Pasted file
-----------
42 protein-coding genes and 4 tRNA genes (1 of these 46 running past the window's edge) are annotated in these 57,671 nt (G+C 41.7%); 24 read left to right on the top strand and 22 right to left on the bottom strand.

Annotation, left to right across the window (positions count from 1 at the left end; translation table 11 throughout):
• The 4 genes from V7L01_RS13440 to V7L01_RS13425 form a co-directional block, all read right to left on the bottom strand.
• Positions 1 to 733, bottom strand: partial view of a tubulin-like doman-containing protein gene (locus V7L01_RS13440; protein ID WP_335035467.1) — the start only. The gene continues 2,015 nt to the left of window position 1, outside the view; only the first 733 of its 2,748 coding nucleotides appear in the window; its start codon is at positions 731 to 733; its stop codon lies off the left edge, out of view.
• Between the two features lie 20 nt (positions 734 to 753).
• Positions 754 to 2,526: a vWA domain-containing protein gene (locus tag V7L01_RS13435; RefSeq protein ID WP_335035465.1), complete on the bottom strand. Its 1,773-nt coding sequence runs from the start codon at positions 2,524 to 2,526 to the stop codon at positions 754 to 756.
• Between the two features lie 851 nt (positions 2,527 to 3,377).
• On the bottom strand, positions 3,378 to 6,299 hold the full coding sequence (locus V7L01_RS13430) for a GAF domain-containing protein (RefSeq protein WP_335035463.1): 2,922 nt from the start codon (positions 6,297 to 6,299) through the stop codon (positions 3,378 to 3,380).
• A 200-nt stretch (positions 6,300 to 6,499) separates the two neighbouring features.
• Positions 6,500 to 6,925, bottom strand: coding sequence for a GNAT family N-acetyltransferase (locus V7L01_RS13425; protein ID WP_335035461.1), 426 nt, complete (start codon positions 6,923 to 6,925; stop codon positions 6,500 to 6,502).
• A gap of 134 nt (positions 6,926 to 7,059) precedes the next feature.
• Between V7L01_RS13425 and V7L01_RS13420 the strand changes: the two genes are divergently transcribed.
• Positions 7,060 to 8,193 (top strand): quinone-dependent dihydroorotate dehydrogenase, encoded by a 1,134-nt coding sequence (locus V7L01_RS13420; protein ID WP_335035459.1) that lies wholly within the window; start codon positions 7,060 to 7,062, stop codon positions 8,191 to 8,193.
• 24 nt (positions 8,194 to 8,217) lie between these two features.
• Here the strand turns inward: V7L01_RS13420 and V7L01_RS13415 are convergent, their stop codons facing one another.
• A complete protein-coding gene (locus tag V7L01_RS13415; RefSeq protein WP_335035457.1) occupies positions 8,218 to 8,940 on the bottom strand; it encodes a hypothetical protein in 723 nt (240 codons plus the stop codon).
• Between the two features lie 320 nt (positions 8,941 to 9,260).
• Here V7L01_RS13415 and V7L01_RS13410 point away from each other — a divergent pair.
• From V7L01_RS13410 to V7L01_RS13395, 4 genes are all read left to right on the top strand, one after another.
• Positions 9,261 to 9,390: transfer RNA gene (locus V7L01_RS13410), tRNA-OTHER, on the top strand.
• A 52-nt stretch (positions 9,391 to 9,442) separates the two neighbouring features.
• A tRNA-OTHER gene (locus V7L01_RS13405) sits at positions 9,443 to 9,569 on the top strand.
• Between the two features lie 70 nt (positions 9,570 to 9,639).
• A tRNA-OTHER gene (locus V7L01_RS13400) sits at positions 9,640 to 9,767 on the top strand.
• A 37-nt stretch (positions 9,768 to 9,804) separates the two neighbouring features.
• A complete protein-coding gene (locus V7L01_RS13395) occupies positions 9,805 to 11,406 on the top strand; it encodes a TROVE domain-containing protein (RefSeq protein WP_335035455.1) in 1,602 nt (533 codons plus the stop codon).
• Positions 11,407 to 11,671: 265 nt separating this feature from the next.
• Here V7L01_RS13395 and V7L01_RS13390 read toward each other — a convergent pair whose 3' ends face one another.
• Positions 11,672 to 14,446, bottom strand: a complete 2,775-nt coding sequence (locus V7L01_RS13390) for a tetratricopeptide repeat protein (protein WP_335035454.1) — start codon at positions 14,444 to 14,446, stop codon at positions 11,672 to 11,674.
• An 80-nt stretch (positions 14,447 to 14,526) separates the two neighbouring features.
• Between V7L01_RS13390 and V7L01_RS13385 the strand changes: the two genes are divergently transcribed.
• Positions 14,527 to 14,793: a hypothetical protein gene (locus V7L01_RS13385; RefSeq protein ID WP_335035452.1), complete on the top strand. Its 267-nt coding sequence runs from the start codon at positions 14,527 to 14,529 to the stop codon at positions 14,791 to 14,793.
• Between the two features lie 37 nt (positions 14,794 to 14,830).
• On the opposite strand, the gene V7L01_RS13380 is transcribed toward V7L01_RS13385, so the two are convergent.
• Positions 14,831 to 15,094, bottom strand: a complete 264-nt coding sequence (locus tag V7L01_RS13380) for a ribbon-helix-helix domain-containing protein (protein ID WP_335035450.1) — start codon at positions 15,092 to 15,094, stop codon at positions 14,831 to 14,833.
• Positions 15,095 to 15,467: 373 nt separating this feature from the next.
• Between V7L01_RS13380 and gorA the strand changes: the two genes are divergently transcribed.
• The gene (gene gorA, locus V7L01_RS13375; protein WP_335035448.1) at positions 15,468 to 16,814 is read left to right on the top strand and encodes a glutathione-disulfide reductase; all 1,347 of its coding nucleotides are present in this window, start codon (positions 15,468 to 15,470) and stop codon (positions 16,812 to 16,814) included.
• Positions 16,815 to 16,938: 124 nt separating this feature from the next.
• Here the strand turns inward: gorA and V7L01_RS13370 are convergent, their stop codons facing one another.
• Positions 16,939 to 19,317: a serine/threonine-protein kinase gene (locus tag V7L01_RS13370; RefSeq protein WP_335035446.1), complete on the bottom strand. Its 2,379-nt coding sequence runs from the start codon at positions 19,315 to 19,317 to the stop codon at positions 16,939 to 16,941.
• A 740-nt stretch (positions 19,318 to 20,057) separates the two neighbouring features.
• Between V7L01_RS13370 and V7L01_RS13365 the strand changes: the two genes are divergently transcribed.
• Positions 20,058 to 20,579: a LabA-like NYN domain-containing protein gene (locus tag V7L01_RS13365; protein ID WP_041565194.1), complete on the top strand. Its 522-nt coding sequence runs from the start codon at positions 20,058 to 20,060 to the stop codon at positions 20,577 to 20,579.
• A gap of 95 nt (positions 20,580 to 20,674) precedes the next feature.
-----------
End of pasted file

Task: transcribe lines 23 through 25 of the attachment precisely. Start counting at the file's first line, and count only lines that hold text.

• Between the two features lie 70 nt (positions 9,570 to 9,639).
• A tRNA-OTHER gene (locus V7L01_RS13400) sits at positions 9,640 to 9,767 on the top strand.
• A 37-nt stretch (positions 9,768 to 9,804) separates the two neighbouring features.